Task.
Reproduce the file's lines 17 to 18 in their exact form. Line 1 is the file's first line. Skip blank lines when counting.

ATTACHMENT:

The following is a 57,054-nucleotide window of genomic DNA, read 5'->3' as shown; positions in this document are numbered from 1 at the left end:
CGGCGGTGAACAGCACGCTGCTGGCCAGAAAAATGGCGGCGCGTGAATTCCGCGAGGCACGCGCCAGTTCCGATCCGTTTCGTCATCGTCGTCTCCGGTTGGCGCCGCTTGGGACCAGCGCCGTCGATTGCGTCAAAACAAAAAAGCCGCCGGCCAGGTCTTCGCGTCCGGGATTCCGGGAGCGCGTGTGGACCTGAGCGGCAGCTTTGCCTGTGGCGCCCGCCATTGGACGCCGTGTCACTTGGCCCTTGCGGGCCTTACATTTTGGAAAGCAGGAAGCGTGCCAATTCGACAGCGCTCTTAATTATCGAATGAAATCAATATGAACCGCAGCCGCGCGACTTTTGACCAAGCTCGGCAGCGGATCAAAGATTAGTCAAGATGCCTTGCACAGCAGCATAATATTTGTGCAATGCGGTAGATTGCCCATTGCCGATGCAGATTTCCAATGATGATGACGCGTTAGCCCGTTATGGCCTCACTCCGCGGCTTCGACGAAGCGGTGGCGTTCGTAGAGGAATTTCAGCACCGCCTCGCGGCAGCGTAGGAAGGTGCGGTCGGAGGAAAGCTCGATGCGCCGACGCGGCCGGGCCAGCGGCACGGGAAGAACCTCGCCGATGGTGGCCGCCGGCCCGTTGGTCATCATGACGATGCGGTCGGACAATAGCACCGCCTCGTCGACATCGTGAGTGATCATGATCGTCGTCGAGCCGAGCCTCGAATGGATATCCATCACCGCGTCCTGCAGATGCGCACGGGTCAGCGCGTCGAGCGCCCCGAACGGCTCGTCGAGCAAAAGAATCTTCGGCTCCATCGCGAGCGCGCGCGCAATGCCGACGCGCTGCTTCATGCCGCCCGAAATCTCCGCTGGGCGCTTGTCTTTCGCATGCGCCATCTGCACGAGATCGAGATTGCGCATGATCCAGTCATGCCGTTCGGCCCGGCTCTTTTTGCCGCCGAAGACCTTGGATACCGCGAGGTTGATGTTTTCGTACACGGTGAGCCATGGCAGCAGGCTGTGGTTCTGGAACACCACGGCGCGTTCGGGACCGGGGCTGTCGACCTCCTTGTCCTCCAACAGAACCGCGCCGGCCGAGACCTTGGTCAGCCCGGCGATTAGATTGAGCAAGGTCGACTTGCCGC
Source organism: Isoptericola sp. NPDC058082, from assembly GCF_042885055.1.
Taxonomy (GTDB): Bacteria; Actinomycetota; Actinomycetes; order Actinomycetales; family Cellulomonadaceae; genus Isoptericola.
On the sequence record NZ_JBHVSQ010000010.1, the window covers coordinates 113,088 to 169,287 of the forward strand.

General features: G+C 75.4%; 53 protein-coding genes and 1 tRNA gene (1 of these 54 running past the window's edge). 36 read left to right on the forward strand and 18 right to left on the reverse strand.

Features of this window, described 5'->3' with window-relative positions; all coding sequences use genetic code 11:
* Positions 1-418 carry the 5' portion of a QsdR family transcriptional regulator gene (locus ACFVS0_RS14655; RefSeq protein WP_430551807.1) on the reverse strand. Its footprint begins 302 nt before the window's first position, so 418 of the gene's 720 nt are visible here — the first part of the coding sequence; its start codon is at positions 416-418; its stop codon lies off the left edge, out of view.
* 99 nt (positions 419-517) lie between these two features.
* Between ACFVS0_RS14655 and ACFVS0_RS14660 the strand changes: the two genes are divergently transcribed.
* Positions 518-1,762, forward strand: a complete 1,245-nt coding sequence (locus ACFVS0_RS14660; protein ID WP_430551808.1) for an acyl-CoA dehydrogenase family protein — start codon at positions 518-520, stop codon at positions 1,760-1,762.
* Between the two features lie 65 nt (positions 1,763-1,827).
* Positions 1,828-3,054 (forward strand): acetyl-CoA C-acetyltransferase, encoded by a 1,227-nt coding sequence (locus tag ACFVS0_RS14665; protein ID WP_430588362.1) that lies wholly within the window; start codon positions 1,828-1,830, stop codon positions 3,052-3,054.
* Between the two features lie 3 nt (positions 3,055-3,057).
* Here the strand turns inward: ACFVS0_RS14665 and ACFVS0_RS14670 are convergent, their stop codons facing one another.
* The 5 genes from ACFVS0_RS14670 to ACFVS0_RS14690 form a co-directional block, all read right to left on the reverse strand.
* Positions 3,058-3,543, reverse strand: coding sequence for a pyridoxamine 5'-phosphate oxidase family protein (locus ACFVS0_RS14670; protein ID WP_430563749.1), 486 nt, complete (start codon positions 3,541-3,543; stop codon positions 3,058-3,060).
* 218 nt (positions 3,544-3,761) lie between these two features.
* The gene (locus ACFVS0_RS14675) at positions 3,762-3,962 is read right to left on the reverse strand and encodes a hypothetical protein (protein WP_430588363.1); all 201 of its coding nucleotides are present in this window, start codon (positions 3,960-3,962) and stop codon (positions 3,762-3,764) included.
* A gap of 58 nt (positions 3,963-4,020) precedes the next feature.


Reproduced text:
* Positions 3,058-3,543, reverse strand: coding sequence for a pyridoxamine 5'-phosphate oxidase family protein (locus ACFVS0_RS14670; protein ID WP_430563749.1), 486 nt, complete (start codon positions 3,541-3,543; stop codon positions 3,058-3,060).
* 218 nt (positions 3,544-3,761) lie between these two features.